Huddled alone in a corner near bombsite A, I knew I didn’t have a chance of sneaking in and planting the package strapped to my back. The defense had just wiped out the other four members of my team, and they knew the bomb was close. They’d be waiting to dome me as soon as I stepped around a corner. So instead I activated my ult, an ability I’d been charging up for half a dozen rounds. After a tense, vulnerable few seconds, I teleported clear across the map to bombsite B and armed the bomb, adrenaline pumping at the thought of pulling off a 1v4 upset.
“Unloseable!” says League of Legends shoutcaster David ‘Phreak’ Turley, who was helping my team of journalists learn the basics of Valorant, Riot’s new competitive shooter. Unloseable for him, maybe. It was meant to be encouraging, but unfortunately, Turley underestimated my ability to choke under pressure. The defence raced to my bomb site and I fumbled my other remaining abilities, throwing down smoke clouds that blinded me as much as they did them. Instead of hiding to scare off an attempted disarm, I went in—and down—guns blazing. They had just enough time to defuse my unloseable victory.
I’m still mad I blew my chance at glory, but the thrill of that moment has stuck with me. It showed how dramatically a well-timed ability in Valorant can alter a match, and made me think ‘OK, maybe Riot has something here’. Because at first, I wasn’t so sure. Hero abilities allow for clever strategies and exciting upsets, but look past them, and Riot Games has fundamentally spent the last five years building Counter-Strike.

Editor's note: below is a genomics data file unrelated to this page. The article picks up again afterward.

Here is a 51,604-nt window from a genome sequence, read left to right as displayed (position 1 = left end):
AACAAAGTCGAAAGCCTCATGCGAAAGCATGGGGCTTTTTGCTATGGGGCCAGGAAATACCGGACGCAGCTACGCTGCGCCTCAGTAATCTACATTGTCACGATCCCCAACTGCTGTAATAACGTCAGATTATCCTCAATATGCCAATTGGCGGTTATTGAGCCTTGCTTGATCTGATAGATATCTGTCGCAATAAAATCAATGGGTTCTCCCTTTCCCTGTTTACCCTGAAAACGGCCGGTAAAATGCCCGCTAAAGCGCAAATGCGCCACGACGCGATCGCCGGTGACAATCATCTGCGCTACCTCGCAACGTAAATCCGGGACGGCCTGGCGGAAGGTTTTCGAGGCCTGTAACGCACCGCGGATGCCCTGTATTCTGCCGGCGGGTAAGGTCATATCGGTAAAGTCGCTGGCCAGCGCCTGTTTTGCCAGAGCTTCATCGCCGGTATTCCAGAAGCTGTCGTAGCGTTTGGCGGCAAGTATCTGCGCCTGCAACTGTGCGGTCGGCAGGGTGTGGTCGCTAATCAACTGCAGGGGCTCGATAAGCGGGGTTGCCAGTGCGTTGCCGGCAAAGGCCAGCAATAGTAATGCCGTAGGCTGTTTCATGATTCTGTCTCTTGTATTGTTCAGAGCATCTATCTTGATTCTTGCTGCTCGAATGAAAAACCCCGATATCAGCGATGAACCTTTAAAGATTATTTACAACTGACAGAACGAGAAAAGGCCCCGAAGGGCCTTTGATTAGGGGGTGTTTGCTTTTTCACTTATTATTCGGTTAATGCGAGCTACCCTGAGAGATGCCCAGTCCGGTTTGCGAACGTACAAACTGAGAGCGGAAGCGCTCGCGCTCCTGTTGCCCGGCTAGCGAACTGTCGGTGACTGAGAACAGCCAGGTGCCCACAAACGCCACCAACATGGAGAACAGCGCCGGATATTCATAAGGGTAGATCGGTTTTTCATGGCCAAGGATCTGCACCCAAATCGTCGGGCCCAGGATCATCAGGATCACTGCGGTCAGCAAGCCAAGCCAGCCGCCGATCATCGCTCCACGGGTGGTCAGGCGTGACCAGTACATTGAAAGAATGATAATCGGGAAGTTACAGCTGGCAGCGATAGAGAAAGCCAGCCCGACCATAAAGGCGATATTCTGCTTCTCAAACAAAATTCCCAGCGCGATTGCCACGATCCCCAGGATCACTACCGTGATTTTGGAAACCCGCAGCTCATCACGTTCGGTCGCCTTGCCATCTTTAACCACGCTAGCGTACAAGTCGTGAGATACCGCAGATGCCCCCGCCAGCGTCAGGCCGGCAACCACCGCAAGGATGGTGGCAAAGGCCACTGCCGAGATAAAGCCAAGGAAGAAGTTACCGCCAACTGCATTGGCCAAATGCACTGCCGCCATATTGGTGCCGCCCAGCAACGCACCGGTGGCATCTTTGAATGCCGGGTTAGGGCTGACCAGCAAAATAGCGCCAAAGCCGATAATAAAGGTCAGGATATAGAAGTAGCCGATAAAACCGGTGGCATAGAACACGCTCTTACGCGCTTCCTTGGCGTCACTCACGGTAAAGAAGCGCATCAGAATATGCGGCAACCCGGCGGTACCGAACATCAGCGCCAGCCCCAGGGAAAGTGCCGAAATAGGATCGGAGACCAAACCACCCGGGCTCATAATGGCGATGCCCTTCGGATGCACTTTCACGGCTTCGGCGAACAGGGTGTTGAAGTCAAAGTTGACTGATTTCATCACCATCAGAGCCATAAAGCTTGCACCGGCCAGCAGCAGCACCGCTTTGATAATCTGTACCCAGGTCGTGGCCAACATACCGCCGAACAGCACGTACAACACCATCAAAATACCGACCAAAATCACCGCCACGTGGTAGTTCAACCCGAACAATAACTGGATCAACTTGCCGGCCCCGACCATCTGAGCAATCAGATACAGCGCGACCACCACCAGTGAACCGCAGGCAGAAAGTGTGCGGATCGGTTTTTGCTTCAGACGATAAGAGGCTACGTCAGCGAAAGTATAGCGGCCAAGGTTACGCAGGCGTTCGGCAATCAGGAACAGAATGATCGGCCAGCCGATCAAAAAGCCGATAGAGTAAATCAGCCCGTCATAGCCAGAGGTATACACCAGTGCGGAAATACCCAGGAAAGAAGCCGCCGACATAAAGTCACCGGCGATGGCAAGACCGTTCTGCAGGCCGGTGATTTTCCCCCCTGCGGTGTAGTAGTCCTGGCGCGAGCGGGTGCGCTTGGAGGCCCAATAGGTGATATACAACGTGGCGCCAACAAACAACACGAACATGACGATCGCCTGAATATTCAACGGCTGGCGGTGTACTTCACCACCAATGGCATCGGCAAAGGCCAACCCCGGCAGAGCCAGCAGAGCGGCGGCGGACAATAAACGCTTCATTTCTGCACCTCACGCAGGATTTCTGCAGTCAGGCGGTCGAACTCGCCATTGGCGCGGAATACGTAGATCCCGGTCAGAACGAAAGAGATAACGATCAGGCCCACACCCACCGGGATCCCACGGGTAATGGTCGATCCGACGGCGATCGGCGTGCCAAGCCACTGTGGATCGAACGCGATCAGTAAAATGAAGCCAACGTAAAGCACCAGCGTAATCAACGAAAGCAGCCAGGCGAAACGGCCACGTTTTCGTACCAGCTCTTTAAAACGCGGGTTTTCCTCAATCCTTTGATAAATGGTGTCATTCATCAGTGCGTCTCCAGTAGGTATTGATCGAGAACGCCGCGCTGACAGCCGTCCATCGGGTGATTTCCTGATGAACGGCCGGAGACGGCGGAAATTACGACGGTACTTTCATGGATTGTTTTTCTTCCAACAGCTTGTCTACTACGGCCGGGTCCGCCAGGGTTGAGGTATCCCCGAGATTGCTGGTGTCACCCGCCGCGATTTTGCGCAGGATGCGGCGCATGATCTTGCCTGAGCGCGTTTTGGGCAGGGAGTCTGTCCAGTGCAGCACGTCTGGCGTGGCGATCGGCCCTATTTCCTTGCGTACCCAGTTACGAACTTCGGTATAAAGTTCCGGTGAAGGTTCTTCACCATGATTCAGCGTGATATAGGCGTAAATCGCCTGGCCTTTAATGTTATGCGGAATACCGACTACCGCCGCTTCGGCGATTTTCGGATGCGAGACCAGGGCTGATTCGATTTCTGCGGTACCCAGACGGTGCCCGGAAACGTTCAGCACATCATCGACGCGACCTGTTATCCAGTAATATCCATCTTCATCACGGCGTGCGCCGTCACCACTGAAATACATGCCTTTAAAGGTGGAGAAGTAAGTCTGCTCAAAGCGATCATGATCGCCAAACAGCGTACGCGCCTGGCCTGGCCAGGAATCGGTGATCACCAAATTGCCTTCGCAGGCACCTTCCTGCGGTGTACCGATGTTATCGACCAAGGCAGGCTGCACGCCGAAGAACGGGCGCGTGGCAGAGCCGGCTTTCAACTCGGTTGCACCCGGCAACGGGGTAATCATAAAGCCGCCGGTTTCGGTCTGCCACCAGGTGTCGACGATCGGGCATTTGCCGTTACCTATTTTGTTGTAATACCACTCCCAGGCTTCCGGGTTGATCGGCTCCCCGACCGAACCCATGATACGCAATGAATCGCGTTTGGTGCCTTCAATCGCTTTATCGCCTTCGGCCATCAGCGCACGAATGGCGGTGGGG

Valorant is a 5v5 tactical shooter, meaning you move slowly, die fast, and lose any semblance of accuracy when you try to run-and-gun. Weapons have heavy recoil, made more manageable when you stand still or crouch. Bullets penetrate doors and light cover. One round, one life, with one team trying to plant a bomb and the other trying to stop them. You even buy guns and armor at the beginning of every round and run faster with your knife (there is, of course, no sprint). These have been the fundamentals of Counter-Strike for 20 years. Seriously, when I went to Riot Games to play its first new thing set outside the League of Legends universe, I didn’t expect to be pulling out a knife to run at top speed in a game released in 2020.
“When you think of everything from old Rogue Spear, to Counter-Strike 1.4 and Counter-Strike 1.6, and even Rainbow Six: Siege now, they’re all playing in this tactical tradition of games that force you to play as a team and think about how you’re going to break through an enemy line and conquer it. What we really liked is that concept,” says game director Joe Ziegler.
“The bits and pieces that we took inspiration from we’ve molded into our own to create a package that we feel is very unique, but really we were thinking about how to expand on the creativity of it. Because in a lot of those games, historically, it’s a game of inches.”
The parts of Valorant that aren’t pure Counter-Strike are similarly unoriginal. Character abilities feel straight out of a game like Overwatch (or League of Legends), but are scaled way back to only a few uses per match. Riot emphasized, again and again over two days of playing Valorant and talking to its creators, that the shooting is the main course and the abilities are the side dish.
“An obvious default for us would be like ‘Oh, just give agents all the abilities every round,’” says lead game designer Trevor Romleski.
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